Spring 2001 • Vol. XXIII No. 2 Cultures of Creativity: The Centennial Celebration of the Nobel Prizes |

From Oxygen: A Play in Two Acts

Synopsis What is discovery? Why is it so important to be first? These are the questions that trouble the people in this play. "Oxygen" alternates between 1777 and 2001—the Centenary of the Nobel Prize—when the Nobel Foundation decides to inaugurate a "Retro-Nobel" Award for those great discoveries that preceded the establishment of the Nobel Prizes one hundred years before. The Foundation thinks this will be easy, that the Nobel Committee can reach back to a period when science was done for science's sake, when discovery was simple, pure, and unalloyed by controversy, priority claims, and hype. … The Chemistry Committee of the Royal Swedish Academy of Sciences decides to focus on the discovery of oxygen, since that event launched the modern chemical revolution. But who should be so honored? Lavoisier is a natural choice, for if there ever was a marker for the beginning of modern chemistry, it was Lavoisier's understanding of the true nature of combustion, rusting, and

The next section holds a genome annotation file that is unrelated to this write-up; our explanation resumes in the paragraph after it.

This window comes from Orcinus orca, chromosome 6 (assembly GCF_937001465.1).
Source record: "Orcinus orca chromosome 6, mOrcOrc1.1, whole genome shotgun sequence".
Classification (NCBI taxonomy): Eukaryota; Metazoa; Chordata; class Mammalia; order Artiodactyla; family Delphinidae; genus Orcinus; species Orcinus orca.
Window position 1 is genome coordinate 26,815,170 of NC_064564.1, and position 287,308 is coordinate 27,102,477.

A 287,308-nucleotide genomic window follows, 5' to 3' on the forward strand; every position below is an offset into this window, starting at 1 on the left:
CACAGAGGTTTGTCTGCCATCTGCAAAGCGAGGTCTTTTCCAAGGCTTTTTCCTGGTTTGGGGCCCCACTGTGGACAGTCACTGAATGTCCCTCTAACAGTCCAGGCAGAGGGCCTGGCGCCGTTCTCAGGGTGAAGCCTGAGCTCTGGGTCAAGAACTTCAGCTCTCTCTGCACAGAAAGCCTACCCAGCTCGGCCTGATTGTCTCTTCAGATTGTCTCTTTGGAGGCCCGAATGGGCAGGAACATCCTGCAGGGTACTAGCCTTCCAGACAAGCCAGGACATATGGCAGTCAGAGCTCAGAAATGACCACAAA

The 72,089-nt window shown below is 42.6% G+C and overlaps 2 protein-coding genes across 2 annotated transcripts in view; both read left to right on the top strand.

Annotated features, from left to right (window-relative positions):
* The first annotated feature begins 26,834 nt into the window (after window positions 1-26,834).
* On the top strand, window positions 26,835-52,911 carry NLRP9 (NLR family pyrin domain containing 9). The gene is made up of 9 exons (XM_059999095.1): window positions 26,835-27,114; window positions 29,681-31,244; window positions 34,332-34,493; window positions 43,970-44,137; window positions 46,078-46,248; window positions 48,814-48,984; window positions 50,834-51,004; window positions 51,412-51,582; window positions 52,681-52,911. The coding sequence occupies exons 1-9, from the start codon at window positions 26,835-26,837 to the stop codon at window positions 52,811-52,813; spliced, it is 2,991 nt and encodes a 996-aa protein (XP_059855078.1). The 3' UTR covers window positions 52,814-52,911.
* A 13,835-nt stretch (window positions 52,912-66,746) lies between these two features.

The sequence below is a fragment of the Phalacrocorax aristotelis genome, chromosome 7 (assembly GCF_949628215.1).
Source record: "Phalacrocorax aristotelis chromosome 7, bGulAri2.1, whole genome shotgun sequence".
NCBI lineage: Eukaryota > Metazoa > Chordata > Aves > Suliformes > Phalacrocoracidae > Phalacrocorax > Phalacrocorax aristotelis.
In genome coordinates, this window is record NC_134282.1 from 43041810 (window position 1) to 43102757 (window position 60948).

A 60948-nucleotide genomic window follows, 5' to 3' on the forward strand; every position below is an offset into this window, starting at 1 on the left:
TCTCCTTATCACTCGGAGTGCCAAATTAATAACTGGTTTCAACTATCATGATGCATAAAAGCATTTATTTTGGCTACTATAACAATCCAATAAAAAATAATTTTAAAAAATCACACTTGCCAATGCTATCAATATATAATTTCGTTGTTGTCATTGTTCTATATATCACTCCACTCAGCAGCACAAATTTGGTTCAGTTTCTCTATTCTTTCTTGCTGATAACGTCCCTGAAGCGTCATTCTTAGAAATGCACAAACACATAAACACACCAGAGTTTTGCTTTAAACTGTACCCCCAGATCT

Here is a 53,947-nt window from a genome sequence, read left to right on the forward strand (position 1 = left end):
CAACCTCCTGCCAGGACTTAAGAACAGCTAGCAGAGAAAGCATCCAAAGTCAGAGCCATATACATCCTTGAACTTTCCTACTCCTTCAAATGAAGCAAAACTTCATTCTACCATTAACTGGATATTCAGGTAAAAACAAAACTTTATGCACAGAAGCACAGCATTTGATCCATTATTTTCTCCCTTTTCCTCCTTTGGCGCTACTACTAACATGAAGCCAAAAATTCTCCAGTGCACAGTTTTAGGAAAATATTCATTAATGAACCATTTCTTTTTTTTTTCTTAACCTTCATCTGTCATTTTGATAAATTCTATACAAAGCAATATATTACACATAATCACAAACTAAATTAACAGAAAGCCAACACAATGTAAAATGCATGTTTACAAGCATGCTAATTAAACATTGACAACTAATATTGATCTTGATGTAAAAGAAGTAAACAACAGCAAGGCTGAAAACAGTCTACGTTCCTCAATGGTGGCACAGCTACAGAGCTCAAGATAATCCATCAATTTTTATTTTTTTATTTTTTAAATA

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Malacology

By Roald Hoffmann

Synopsis What is discovery? Why is it so important to be first? These are the questions that trouble the people in this play. "Oxygen" alternates between 1777 and 2001—the Centenary […]

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